I have had the blessing of a couple of absolutely incredible friends. They have stuck by me through the best and worst of the struggles I have faced and there is very little I wouldn’t do for them. Unfortunately they live in the US and the UK – a long and expensive way from here in Sydney. Whilst their friendship has been like nothing I’ve ever had before, I still live with the fear that they too will get married and that beach will once again only have one Seagull in chains.

“Life Is Not Fair” – A Useless Axiom?

“Life is not fair” is an aphorism that just about everyone has encountered at some point in their lives. Its use is so prevalent that I believe it is something that has gone unchallenged for too long. I don’t debate that life is indeed not fair for different people in different ways, however I do debate very much about the appropriateness and helpfulness of trotting out one of the world’s most tired cliches.

Granted, it does have some capacity to help re-align someone’s perspective if they fail to recognise ample blessing in their lives, but I would wager that in many instances this is one of the most thoughtless, insensitive and unhelpful things that can be said to someone who’s grieving.

My experience has shown that in many instances, if someone is expressing the often despairing sentiment that something is not fair, it is often something of consequence which weighs heavily on the heart of the person expressing it. I know there have been many tear-filled conversations over the years where I’ve expressed a profound dissatisfaction with how life has been for me, especially in my early 20’s when it seemed everywhere I turned I was greeted with wedding after wedding of friends enjoying the gift of heterosexuality without even thinking about it. These weren’t the first-world-problems complaints about wishing I had more money or a faster car, but the pangs of someone who felt like he was being torn apart, inside out.

Whilst most had the good sense not to trot out the dreaded line, some did not. In some cases I appreciated that the intentions of my friend were indeed good and honourable and represented not only a desire to help, but also the fact that this was an issue beyond their expertise and they didn’t know what to say. However, for others it was painfully evident that no such concern was to be found and this is what rouses my unrelenting distaste for this awful phrase:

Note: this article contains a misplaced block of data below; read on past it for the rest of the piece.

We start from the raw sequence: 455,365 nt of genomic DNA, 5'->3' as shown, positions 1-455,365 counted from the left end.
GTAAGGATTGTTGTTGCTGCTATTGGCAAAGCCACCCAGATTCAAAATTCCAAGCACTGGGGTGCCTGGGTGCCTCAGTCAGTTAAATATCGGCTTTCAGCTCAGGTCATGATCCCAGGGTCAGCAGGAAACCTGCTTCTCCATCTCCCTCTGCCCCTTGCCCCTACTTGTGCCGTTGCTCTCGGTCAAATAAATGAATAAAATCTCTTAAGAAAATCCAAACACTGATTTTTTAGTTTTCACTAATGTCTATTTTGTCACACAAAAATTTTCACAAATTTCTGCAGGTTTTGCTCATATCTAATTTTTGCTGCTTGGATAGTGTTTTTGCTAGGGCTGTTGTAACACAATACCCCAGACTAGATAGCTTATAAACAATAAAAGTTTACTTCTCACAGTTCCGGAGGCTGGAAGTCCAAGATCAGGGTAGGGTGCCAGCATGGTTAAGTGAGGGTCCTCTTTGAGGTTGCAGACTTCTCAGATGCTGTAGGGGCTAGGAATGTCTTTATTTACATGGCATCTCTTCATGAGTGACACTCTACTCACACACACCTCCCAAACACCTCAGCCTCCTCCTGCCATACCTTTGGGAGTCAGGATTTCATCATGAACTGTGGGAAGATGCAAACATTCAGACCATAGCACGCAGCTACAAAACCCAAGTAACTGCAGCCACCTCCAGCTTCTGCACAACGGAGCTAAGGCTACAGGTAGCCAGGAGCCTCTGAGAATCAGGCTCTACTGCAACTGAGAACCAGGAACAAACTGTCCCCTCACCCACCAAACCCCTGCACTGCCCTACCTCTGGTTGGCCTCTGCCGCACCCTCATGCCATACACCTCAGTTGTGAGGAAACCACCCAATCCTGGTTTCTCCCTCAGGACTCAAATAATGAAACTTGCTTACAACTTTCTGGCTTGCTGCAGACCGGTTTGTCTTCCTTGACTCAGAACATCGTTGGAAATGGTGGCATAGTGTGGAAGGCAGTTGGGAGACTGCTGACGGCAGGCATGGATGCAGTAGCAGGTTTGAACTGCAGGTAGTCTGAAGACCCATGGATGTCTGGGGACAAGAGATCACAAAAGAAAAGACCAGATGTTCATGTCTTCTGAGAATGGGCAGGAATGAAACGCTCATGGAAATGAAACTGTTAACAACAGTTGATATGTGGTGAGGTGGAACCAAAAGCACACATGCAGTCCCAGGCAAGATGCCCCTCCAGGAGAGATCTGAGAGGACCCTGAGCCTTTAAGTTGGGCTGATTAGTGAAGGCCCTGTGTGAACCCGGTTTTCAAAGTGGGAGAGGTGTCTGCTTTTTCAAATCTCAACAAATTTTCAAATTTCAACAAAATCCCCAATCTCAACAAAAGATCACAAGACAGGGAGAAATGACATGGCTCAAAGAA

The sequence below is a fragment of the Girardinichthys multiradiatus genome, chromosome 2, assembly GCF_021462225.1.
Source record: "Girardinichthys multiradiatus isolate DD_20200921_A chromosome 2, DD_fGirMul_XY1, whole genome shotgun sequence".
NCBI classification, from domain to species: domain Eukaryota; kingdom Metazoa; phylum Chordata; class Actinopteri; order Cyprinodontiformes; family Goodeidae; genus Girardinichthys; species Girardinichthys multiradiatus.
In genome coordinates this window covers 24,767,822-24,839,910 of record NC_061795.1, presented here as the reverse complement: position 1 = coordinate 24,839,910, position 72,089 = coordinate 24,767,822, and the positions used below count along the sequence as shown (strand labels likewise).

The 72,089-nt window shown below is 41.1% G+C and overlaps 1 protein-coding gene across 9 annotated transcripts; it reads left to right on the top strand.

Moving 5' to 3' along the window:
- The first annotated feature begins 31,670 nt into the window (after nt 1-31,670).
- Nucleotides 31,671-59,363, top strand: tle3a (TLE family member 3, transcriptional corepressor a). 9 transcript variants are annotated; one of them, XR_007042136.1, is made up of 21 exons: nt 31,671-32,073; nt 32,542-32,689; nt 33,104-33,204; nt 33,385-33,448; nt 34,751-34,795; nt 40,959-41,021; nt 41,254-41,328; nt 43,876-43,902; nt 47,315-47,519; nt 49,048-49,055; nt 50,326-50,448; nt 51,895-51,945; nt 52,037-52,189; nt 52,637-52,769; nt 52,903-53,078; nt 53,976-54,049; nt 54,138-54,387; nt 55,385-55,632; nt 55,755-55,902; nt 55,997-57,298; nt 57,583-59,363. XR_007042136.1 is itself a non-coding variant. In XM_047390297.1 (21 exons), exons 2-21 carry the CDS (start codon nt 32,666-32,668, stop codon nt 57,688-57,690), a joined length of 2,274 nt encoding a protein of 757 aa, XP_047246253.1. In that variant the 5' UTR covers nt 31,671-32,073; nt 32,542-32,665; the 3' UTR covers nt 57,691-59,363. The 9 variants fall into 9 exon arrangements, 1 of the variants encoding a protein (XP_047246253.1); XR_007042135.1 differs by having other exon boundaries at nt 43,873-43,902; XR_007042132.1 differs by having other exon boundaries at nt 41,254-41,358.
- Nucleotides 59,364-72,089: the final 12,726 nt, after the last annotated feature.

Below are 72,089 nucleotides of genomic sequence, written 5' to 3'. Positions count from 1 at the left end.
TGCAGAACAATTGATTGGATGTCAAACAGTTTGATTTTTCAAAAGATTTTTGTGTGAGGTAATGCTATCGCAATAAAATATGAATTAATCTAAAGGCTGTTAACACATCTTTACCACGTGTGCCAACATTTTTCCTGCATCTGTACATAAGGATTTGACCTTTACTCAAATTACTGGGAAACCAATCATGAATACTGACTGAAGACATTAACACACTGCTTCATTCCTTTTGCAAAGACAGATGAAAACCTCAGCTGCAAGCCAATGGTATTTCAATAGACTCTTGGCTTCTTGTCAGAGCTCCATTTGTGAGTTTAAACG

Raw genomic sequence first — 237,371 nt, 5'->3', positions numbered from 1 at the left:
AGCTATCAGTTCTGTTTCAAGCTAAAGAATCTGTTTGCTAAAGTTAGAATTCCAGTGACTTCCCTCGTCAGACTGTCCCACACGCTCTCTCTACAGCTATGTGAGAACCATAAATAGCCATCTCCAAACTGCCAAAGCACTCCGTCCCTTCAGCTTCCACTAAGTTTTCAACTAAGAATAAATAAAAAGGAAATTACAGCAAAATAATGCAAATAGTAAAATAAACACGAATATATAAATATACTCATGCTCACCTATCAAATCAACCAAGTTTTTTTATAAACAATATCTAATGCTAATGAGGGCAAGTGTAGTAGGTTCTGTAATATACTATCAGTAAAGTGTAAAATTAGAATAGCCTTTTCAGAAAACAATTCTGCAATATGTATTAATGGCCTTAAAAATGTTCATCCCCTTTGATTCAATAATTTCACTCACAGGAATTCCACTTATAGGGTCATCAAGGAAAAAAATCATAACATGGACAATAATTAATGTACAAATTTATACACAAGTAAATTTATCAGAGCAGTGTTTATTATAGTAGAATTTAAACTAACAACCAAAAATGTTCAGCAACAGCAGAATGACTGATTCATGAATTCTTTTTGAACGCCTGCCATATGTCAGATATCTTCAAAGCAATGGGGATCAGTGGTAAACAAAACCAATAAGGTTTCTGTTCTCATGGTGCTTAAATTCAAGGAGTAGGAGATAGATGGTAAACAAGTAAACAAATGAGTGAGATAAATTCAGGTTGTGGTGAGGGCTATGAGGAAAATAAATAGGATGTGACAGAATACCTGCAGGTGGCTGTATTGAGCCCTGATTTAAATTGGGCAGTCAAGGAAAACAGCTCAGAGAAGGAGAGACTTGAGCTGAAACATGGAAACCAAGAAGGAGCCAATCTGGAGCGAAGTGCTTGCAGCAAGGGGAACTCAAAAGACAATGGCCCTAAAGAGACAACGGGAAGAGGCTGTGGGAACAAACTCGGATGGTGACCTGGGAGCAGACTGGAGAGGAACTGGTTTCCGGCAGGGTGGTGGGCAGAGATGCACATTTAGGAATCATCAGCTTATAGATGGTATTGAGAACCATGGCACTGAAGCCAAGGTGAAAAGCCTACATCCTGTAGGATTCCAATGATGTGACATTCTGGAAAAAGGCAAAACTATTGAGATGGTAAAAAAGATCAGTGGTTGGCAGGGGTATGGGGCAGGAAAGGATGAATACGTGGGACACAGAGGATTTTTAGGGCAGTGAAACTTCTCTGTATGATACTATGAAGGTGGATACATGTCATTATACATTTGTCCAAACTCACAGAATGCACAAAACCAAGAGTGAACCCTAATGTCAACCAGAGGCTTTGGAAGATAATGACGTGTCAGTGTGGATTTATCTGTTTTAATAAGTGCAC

It’s often what is said by someone who appears to be giving advice but often hasn’t been bothered to properly think about what has brought the other person to such exasperation.

If you have a friend or relative who is pouring their heart out about something which obviously matters a great deal to them and the response they get is “Life is not fair” then I would ask a) Why did you say that? and, b) What have you actually changed?  If the person is in tears about the loss of a loved one; the spouse they may never have; the permanent injury they’ve suffered, then how does it help them to hear “Life is not fair”?

If someone is baring their heart to you then implicit in that action is a gesture of deep trust in you. With it also comes the capacity to bring comfort and healing, or to only hurt them further and bring damage not only to them, but the relationship you share. If you want to help them then you must put some thought into how you respond. Consider the issue at hand from their perspective; consider the place and nature of the individual concerned and don’t underestimate the value of being there to listen and support. Your friend may not be seeking answers from you, but validation. Responding “Life is not fair” can achieve the complete opposite and be perceived as: “I don’t really care.”

Be careful.


Greetings, All.

Welcome to my blog.

After quite a long time of mental theme park rides, I decided that it was time to give external voice to much that usually resides within around issues that matter a great deal to me (and others too, I’m sure).

As a Christian man who’s also gay (yes, it is possible; no, it’s not easy) I’ve often found myself in a position which I know others are in, but nonetheless feel quite isolated by. I’m hoping that what I post may be of help to others and will generate (civil) discussion about issues which are not simplistic, easy to discuss, or painless.

It’s not my intention to deliberately upset or offend, though given the subjects involved and the perspective with which I view them, I no doubt will. Having said this, over time I’ve seen countless demonstrations of what happens with sensitive issues such as faith and homosexuality when opinions are expressed without thought or care.

So with helpful intent and hopes high, let’s see what happens.